A mix of heat, humidity and long sunny days make July the busiest month of the year for dangerous weather in Alberta.
 
July is also the month most likely to see a tornado touch down in the province. Alberta gets about eight tornadoes a year on average according to Environment Canada data going back to 2005.
 
Some parts of the province are more vulnerable to extreme weather than others, with the Highway 2 corridor between Edmonton and Calgary including the Red Deer area home to the most tornado activity in Alberta.
 
"That's probably the heart of tornado alley in Alberta, then eastwards towards the Saskatchewan border," said Environment Canada meteorologist Dan Kulak.
 
Many of the summer’s strong storms develop in the foothills in western Alberta in the mid to late afternoon before moving eastwards across Highway 2 later in the evening.
 
According to Kulak, current statistics don’t account for tornadoes that go unreported. Environment Canada relies on members of the public to keep them updated about extreme weather sightings.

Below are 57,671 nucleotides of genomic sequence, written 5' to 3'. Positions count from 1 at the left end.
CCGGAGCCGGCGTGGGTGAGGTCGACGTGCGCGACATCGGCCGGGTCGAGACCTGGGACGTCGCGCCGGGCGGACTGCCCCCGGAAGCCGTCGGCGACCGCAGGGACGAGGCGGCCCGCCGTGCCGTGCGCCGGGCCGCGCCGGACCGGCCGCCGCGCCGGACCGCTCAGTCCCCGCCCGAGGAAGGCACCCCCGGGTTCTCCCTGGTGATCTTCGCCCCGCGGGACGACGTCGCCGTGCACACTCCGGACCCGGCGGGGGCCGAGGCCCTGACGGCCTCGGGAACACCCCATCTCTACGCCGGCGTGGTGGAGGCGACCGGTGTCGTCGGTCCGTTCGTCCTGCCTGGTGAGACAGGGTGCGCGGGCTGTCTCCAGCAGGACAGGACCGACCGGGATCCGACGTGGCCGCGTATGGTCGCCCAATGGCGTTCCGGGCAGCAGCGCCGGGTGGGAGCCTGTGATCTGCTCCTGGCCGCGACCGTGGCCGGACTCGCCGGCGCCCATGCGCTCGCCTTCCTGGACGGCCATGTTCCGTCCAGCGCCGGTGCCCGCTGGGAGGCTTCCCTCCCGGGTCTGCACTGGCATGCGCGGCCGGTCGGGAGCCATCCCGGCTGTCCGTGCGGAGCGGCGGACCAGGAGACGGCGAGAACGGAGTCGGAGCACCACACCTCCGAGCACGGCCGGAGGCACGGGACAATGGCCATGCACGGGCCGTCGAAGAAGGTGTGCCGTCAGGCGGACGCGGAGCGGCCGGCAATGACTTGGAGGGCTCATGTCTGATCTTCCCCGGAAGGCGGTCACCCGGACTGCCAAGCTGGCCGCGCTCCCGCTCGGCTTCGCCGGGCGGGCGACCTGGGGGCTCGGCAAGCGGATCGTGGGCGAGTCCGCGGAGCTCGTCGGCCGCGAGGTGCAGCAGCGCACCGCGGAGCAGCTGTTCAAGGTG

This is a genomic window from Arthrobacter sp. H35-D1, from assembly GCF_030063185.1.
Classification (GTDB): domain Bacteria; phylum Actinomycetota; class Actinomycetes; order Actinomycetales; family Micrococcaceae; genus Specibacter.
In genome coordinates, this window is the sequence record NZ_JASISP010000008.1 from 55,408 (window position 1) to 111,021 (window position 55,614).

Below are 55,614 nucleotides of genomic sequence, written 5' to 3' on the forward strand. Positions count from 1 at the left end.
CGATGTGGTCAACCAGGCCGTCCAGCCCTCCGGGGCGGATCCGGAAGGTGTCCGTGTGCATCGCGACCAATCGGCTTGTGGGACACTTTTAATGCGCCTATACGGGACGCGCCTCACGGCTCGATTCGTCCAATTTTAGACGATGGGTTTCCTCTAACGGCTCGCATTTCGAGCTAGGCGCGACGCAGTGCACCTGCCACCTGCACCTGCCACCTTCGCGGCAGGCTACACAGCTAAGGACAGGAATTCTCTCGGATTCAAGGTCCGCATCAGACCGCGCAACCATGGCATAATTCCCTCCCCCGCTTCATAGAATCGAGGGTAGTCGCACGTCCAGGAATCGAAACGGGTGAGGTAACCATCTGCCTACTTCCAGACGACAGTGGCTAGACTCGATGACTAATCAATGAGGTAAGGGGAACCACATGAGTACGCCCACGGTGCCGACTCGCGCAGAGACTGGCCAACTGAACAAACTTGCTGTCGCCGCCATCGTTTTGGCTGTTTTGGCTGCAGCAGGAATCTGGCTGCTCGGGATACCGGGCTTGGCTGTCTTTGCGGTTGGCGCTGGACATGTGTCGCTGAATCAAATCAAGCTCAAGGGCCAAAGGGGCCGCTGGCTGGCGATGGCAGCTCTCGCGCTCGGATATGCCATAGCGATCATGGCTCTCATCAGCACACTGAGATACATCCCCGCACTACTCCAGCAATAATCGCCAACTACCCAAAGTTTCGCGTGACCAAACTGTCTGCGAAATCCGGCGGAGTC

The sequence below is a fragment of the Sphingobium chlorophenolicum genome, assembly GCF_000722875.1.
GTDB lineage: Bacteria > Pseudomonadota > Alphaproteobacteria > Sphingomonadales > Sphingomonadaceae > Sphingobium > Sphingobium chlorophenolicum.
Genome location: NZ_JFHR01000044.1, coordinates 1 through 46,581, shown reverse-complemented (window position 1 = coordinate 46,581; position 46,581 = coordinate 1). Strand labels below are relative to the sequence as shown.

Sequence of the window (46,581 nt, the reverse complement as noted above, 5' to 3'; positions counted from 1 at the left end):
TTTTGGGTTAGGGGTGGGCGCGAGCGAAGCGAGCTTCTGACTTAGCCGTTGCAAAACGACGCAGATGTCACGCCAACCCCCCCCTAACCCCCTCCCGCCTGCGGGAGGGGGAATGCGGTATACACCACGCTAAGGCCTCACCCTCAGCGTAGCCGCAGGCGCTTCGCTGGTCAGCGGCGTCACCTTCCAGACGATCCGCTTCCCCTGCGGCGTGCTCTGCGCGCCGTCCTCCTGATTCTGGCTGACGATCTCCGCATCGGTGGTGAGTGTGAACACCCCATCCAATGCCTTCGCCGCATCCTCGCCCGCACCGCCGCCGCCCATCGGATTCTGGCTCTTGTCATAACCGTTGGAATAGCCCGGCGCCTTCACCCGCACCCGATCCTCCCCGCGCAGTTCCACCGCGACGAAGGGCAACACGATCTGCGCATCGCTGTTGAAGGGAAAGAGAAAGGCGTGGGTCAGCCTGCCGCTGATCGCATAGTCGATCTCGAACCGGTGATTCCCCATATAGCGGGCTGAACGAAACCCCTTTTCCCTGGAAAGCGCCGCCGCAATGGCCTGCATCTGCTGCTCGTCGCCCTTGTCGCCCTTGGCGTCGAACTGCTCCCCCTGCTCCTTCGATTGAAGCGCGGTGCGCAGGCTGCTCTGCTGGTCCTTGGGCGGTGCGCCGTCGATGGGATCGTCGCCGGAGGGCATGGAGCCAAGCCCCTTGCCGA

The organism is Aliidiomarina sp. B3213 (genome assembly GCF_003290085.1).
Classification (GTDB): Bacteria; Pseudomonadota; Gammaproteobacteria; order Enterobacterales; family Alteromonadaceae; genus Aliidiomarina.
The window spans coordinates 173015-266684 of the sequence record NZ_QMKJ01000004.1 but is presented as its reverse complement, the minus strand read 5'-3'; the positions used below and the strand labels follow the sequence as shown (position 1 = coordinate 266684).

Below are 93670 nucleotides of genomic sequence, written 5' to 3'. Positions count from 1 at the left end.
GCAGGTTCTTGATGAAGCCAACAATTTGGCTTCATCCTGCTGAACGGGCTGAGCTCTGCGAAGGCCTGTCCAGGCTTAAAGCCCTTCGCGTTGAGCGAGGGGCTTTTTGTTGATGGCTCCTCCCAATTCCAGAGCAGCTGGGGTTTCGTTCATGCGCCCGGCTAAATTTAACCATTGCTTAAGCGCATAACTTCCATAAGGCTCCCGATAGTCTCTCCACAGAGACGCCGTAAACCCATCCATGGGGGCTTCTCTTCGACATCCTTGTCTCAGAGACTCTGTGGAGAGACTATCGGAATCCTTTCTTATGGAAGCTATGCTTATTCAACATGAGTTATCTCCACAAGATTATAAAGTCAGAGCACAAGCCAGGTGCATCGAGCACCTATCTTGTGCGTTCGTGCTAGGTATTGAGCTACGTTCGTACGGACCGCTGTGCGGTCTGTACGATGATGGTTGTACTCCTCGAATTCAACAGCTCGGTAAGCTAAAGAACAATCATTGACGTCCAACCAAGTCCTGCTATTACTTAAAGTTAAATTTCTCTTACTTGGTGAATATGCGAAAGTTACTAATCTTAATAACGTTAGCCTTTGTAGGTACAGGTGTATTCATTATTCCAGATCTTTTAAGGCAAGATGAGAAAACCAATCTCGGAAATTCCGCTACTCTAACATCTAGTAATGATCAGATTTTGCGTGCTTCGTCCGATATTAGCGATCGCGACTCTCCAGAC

"There's probably a lot more out there that we never hear about," Kulak said.
 
Most of Alberta’s tornadoes fall on the lower end of the five-point Fujita scale, landing at an F-0 or F-1. The Fujita scale ranks tornadoes based mainly on the damage they inflict -- the ones that do touch down in Alberta generally land in open areas and cause minimal damage.
 
Kulak added that tornadoes are perhaps the least of the summer’s weather worries.
 
"The bigger threats though I think to life generally speaking are lightning. And the lightning on average does kill more people across Canada than hail, wind, tornadoes, floods, hurricanes combined. So really tornadoes are just one part of the summer weather threats across the prairies and in Alberta."

 

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